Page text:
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December 1989

Low Serum Complement Levels in Anorexia Nervosa-Reply

Author Affiliations

Department of Pediatrics The Children's Hospital of Philadelphia 34th Street and Civic Center Boulevard Philadelphia, PA 19104

Am J Dis Child. 1989;143(12):1392. doi:10.1001/archpedi.1989.02150240014005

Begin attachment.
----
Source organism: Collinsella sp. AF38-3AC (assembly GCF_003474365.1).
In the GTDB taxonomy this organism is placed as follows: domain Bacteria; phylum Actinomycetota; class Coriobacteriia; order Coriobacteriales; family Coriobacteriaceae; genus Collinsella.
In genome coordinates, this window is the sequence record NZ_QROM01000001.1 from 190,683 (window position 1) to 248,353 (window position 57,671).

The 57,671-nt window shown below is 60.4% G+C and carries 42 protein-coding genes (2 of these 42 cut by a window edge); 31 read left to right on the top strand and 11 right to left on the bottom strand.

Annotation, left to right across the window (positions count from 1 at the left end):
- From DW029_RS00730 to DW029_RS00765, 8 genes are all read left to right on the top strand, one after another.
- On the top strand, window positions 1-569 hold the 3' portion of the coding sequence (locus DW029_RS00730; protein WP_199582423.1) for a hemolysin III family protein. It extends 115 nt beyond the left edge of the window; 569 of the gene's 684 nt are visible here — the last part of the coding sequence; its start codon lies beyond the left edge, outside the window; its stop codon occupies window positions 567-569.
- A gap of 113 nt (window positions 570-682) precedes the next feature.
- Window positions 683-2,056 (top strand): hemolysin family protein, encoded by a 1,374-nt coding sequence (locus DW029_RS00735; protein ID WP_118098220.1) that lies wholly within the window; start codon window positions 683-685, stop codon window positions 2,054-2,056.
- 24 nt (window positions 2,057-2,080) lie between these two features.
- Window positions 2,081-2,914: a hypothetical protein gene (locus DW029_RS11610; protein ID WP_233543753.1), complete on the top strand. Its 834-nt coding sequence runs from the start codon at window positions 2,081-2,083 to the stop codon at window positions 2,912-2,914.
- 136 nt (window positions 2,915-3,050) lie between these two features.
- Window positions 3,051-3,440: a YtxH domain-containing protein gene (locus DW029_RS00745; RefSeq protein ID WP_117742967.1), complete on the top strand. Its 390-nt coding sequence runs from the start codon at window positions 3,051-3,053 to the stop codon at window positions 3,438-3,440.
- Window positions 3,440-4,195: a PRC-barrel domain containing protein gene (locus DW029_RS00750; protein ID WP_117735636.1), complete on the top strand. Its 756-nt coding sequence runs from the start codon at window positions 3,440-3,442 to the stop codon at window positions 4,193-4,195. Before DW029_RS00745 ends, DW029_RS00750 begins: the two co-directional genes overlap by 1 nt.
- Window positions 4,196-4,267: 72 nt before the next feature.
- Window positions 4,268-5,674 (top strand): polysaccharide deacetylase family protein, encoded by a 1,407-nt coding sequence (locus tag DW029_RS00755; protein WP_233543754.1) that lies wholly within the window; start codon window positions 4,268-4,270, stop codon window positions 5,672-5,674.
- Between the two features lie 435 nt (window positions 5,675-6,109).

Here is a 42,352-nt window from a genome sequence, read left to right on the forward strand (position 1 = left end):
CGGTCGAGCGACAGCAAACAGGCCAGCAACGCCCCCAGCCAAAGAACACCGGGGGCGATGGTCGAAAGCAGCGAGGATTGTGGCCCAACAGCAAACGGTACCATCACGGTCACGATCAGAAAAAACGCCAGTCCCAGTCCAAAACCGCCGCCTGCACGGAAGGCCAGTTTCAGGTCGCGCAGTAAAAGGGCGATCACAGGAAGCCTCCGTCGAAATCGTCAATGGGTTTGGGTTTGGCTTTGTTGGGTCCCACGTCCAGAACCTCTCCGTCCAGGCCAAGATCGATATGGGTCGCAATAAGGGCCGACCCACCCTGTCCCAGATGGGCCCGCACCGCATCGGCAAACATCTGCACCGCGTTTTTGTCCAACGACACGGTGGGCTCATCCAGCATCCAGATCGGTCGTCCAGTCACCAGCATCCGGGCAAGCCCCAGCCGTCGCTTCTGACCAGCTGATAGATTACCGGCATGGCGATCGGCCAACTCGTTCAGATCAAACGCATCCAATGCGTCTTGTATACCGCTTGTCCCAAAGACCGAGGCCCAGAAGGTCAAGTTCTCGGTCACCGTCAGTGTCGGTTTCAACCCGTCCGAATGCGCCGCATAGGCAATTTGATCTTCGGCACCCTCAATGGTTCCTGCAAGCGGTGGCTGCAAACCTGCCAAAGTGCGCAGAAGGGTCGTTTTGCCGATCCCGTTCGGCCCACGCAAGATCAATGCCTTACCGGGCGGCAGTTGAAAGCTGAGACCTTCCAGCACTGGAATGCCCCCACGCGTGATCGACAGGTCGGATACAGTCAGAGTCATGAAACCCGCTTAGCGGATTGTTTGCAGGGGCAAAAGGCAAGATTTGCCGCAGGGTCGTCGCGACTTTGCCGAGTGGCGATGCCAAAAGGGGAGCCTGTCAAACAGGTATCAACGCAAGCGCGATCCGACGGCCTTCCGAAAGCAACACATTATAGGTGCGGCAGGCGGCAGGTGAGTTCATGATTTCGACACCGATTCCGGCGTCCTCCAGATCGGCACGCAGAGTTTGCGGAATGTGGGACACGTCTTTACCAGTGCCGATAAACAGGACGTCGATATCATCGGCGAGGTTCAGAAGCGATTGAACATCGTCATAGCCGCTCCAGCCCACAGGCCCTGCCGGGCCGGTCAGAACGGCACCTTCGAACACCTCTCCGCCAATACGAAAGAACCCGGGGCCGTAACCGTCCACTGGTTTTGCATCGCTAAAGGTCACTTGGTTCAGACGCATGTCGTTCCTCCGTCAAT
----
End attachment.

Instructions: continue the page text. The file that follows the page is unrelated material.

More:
In Reply.—It appears that we do not disagree fundamentally with Drs Sigal and Snyder. Certainly, anorexia nervosa is not the same disease entity as malnutrition in Third-World countries. However, pairing them in the table as complement disorders, due primarily to decreased synthesis, is supported by the experimental evidence that is presently available. As we pointed out, circulating immune complexes and endotoxin in patients with malnutrition could deplete complement, but we believe that the weight of evidence at present favors decreased synthesis as the principal mechanism in both disorders. Although decreased levels of complement control proteins may lead to complement consumption in anorexia nervosa, the primary event is decreased production of these proteins. As we reported, complement abnormalities in both entities are rapidly corrected with appropriate feeding.1,2 Perhaps this is the important point.

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